CM: If you had not become a photographer, what would you be now?

VN: My parents are medical practitioners and I grew up with their anatomy books. Looking back at my choices and under different circumstances, I’d be a surgeon.

CM: Which photographer from your home country inspires you the most?

VN: My inspiration comes from contemporary Bulgarian writers. The two writers I have in mind are: Marin Bodakov and Gerorgi Gospodinov.

CM: Black and white or color?

VN: When I prepare for a project, I always ask myself on color vs black and white depending on my feeling, my broader theme and the outcome objects if I know it at that point. I shoot both films, yet I feel more connected to color.

CM: Your favorite place in your hometown?

VN: I love the weekend markets when farmers come to the capital with their products. I find those places have great energy and vitality and it is the one place I never want to photograph but just experience.

CM: Which posters used to hang on the walls of your teen bedroom?

VN: I had only one poster of L’Amant by Jean-Jacques Annaud above my bed.

CM: If your city would be a piece of clothing, what would it be?

VN: I imagine slippers. I like the way slippers feel on bare feet, exposed to dust, sweat and the heat. The loose connection to the foot makes it feel light and unengaged.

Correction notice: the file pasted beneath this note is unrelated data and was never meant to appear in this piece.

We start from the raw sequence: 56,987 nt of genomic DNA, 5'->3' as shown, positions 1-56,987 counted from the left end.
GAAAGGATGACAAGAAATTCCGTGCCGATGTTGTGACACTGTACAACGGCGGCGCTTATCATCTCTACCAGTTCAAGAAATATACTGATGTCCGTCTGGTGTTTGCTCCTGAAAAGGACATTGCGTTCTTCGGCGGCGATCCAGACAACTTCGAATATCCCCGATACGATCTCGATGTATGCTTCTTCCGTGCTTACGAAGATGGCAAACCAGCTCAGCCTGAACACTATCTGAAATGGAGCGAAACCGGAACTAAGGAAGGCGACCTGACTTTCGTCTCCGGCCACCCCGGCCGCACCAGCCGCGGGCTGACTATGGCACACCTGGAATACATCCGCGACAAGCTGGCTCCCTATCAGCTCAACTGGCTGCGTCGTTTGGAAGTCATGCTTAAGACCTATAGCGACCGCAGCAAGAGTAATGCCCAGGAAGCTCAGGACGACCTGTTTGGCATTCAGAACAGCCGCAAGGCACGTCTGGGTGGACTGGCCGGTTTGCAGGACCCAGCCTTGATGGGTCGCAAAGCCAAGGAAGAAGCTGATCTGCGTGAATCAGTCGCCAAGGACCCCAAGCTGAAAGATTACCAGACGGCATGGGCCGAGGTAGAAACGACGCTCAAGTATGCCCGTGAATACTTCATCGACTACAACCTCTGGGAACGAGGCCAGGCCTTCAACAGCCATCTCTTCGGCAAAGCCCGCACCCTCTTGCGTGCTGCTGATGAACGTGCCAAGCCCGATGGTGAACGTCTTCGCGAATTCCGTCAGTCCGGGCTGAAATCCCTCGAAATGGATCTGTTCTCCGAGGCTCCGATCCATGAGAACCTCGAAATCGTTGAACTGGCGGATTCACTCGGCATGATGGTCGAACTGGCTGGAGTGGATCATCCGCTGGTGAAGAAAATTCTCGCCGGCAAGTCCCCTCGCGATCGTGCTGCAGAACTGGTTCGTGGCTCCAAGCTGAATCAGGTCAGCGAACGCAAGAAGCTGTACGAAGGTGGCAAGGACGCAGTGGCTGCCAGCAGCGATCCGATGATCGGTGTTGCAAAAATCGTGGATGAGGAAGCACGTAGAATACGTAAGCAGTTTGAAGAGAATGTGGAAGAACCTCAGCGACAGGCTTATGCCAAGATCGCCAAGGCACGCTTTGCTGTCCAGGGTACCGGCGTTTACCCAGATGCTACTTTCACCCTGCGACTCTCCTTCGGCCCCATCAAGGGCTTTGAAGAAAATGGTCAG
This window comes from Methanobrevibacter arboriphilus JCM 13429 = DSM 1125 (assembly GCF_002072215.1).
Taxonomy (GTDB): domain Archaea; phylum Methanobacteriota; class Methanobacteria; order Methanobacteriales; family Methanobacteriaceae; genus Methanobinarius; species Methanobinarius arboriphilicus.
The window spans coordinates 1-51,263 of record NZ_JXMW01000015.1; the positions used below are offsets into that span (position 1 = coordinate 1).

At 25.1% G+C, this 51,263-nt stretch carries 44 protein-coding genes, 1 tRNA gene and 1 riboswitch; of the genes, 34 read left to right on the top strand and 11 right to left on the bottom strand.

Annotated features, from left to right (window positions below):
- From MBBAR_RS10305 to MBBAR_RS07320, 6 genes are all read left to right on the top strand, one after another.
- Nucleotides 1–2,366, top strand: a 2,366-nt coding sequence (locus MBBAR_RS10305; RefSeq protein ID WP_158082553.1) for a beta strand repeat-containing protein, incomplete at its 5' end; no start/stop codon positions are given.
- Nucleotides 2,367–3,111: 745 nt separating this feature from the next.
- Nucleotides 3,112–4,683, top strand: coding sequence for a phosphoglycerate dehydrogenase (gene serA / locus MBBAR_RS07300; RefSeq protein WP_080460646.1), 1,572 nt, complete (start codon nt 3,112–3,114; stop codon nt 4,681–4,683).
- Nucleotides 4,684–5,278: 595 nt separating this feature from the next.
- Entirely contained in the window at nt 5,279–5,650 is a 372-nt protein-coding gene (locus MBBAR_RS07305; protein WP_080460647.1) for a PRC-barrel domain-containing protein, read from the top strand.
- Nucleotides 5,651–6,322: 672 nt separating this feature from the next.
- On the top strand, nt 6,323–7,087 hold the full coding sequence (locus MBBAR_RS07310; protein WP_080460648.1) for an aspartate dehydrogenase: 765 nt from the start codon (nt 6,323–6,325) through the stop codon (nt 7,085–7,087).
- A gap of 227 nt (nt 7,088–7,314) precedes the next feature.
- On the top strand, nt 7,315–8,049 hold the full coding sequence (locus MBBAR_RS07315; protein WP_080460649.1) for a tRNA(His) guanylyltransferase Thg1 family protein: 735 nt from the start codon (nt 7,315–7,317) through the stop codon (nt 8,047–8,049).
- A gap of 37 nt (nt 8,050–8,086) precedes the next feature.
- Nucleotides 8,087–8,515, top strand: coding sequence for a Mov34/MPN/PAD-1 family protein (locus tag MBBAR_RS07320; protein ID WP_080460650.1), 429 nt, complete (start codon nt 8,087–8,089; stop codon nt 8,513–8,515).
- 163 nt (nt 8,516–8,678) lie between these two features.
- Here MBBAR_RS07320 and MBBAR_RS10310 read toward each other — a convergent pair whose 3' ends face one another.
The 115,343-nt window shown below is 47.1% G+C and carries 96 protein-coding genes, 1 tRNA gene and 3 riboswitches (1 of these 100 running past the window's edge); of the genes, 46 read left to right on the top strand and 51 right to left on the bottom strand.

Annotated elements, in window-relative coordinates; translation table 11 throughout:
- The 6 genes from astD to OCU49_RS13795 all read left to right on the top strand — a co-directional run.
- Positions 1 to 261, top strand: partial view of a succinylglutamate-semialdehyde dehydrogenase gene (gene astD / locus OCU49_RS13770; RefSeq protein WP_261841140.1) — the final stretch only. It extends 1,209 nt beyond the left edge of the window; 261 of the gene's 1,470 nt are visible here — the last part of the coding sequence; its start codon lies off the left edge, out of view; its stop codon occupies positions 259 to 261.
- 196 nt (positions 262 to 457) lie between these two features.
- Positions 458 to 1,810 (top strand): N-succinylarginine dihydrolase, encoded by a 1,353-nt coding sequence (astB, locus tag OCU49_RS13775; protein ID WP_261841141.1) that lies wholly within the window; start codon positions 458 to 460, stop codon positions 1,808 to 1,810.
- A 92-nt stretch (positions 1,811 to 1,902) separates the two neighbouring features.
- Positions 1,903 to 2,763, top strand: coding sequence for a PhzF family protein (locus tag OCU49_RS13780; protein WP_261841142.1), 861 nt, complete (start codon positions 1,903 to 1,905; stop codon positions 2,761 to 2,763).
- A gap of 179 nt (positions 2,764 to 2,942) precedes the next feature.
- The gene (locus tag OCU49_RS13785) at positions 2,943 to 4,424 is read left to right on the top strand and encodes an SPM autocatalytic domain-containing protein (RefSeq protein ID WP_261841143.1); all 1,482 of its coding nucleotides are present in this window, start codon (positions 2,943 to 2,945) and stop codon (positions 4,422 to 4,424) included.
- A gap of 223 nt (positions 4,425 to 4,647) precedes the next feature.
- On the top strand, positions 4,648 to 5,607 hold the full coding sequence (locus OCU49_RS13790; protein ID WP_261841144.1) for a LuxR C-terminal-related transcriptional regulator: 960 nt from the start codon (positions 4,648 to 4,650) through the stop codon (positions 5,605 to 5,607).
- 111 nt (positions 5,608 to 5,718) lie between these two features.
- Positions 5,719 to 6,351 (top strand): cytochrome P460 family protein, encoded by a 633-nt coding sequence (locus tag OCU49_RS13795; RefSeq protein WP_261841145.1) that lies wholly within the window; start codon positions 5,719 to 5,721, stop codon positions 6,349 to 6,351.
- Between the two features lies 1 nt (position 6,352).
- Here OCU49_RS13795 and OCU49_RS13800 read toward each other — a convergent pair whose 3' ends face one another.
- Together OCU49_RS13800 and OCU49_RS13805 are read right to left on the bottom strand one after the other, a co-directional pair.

CM: During the Soviet Union, pictures had to be smuggled from East to West through the “iron curtain”. Even though this curtain has long since fallen, how difficult is it for young creatives to cross these borders and to get international attention?

VN: The difficulty in my opinion comes from the outdated visual language and the way photography is taught in art schools. Contemporary photography is a business and besides artistic development the school must offer an adequate understanding of what tools one needs to operate for the international scene.

CM: What do you want to move as a photographer abroad and in your homeland?

VN: I like the idea that my work abroad has shown the young generation in Bulgaria and broken the stereotypical myths perhaps. At home I try to show a delicate way of looking at people and the quiet portraits made without the “wow” element I value so much. The uncertainty in this case is a matter of calmness. The human beings in my lens are at peace with their multiplicity and through me they stare at the viewer.

And now, as I write all this, I feel that my words – literal and figurative – are incapable of fixing intimacy with these non-posing faces and bodies at all. Words. Silence, passing into silence. Silence that turns into a bare touch. Bold and shy. In disclosure. In a protected revelation.
A peaceful ocean of emotions.

The usual is intimate. The intimate does not distinguish bodily from mental, man from woman, couple from man alone. Intimacy is ordinary. It passes through desire, but very rarely survives beyond it.

Want to see the last Ostblick? Click here.